DIR: Claude Chabrol
Chabrol is best known for his (many) murder mysteries, but this Georges Simenon adaptation is a relatively rare foray into straight drama. It follows the titular Betty (Marie Trintignant), a drunk who, having been discovered by her husband while having sex with another man, has been forced out of her home and bribed by her in laws to accept money, effectively selling her access to her children. Staggering drunk one night, she is picked up by Laure (Chabrol's ex wife Stephane Audran), a widow who takes her in, treating her almost as a daughter.
Betty is essentially a character study, with flashbacks filling in the details of how Betty has ended up where she is. In a character study you need exceptional performers, and in his two leads Chabrol has them. Trintignant is exceptional, playing a drunk without resorting to the hammy cliches that so many actors would bring to the part and allowing us to if not like then certainly empthise with Betty (a huge ask, given that in the first scene she tells us that she has recently sold her children).
Audran, who by this time was long divorced from Chabrol, shines under her ex-husband's direction. Laure sometimes has the glacial quality that Audran often brought to her work for Chabrol, but in her interaction with Betty there is also a welcome and slightly unexpected warmth. There's a lot going on with Laure that we don't get to see (the film is called Betty after all), but Audran manages to give this fading beauty dignity and depth.
The only real problem with the film, which is riveting and beautifully acted, is its ending, which doesn't quite ring true. The optimism may be welcomed after such a bleak film, but it dos feel jst a little forced. Still, this is yet another very high quality piece of work from Chabrol, and all the more impressive for being outside his comfort zone.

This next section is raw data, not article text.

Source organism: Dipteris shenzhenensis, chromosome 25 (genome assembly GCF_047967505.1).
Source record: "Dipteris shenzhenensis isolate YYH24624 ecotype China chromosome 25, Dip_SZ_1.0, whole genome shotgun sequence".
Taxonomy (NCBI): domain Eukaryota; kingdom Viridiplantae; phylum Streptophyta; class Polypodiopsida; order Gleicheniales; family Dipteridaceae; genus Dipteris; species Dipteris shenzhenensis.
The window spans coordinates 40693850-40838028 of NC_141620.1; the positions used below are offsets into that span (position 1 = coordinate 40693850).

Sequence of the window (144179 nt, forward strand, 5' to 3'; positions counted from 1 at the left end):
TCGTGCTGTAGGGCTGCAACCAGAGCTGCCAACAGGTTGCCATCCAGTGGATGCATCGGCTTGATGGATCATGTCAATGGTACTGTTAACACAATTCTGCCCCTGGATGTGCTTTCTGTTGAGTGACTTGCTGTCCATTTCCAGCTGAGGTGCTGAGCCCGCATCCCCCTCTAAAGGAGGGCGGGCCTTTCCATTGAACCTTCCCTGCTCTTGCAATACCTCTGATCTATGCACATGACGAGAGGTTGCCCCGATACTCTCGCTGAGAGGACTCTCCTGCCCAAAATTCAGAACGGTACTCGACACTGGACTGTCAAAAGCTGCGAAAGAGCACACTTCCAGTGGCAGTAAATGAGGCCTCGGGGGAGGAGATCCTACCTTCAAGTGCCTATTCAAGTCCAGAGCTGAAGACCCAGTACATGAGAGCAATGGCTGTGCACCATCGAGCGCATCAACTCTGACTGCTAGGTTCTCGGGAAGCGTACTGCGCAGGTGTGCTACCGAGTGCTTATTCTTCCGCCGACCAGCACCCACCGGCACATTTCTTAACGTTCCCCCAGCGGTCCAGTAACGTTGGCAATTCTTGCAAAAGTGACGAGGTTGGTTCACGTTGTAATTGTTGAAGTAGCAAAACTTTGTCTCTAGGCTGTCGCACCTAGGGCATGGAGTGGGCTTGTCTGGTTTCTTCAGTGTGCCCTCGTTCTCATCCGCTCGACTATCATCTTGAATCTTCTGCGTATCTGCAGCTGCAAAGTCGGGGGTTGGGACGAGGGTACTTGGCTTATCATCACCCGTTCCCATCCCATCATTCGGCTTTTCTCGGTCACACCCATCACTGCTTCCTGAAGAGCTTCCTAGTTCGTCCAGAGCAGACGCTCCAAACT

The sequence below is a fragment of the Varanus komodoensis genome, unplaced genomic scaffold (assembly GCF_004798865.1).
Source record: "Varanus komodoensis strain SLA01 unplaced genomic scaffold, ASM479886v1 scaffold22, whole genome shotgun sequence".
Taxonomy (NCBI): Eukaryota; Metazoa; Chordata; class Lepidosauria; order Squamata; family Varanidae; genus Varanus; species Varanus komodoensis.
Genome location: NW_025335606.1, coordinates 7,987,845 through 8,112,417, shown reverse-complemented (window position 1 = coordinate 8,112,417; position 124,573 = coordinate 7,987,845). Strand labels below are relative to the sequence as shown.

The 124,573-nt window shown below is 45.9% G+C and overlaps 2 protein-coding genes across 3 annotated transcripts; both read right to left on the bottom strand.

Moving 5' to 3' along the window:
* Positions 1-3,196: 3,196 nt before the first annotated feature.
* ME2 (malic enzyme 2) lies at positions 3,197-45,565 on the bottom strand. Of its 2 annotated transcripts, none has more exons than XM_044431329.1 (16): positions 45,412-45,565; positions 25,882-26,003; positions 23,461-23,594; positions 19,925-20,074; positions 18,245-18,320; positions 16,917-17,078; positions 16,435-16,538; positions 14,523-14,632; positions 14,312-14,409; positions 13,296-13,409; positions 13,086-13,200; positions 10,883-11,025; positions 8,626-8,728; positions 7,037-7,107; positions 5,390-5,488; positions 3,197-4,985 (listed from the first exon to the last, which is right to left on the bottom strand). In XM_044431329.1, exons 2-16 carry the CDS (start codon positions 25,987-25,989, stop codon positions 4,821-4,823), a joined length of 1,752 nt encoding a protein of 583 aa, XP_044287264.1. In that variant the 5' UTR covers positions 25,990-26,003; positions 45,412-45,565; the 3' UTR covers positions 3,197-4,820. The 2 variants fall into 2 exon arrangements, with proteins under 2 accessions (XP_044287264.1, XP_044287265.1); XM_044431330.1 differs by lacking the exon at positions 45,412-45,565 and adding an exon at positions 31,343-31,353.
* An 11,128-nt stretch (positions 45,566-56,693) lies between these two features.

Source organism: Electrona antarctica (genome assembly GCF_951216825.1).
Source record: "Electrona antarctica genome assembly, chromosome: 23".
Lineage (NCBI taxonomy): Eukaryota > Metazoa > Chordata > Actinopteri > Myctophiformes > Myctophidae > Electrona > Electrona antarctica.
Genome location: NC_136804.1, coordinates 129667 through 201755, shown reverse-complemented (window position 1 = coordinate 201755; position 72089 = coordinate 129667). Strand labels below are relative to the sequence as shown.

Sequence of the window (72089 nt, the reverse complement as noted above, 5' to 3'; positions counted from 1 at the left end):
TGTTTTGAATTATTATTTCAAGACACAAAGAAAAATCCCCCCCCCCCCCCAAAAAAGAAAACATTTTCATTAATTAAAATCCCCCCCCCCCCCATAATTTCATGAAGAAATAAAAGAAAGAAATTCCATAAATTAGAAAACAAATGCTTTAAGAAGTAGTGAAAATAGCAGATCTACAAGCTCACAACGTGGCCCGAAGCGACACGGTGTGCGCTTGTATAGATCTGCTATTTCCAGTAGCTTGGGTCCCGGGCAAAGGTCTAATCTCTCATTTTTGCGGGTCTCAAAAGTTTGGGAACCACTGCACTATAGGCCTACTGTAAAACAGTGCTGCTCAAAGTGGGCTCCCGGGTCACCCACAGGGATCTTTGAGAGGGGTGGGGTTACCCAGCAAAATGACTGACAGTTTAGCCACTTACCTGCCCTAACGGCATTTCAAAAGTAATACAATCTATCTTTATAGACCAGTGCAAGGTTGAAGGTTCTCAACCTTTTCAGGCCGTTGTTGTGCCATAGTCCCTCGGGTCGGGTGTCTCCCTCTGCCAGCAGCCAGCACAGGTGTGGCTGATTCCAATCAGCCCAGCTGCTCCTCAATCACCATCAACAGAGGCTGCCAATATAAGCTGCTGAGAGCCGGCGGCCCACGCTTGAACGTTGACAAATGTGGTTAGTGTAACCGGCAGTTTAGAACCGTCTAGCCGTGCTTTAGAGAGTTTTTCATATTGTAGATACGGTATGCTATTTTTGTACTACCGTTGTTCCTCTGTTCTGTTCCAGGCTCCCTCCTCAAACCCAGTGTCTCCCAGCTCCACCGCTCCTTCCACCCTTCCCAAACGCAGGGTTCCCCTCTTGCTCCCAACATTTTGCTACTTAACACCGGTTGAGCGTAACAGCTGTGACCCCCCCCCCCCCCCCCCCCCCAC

THE LOST WORLD 
DIR: Harry O. Hoyt
Though, with its largely static camerawork and somewhat overblown acting, this film was in some ways behind the curve even on its release 85 years ago there are still things about it that are absolutely astonishing.
Chief among those things is the stop motion animation work of Willis O'Brien (who would later animate King Kong). The models may be rather crude, but the animation is not. O'Brien's dinosaurs have personality, and the intricacy of their motion (watch them breathing, or look at the way the eyes move) is breathtaking. The animation is also crudely, but effectively (and for the first time) combined with live action footage in several genuinely groundbreaking and still very exciting sequences. It may be crude, but I'll take O'Brien's models over the weightless CGI puppets we have today any day of the week.
There are other things to recommend the film; a blustering performance from Wallace Beery as the rather magnificently bearded Professor Challenger, the sweetly pretty Bessie Love (basically taking what would later become the Fay Wray part) and the overall insight into how cinema was developing in the mid 20's all held my attention. The full verion of this film (106 minutes) is likely lost, but the 93 minute print I saw was gorgeous, full of depth and detail (and on VHS too) and doesn't feel too badly truncated. It's well worth a look.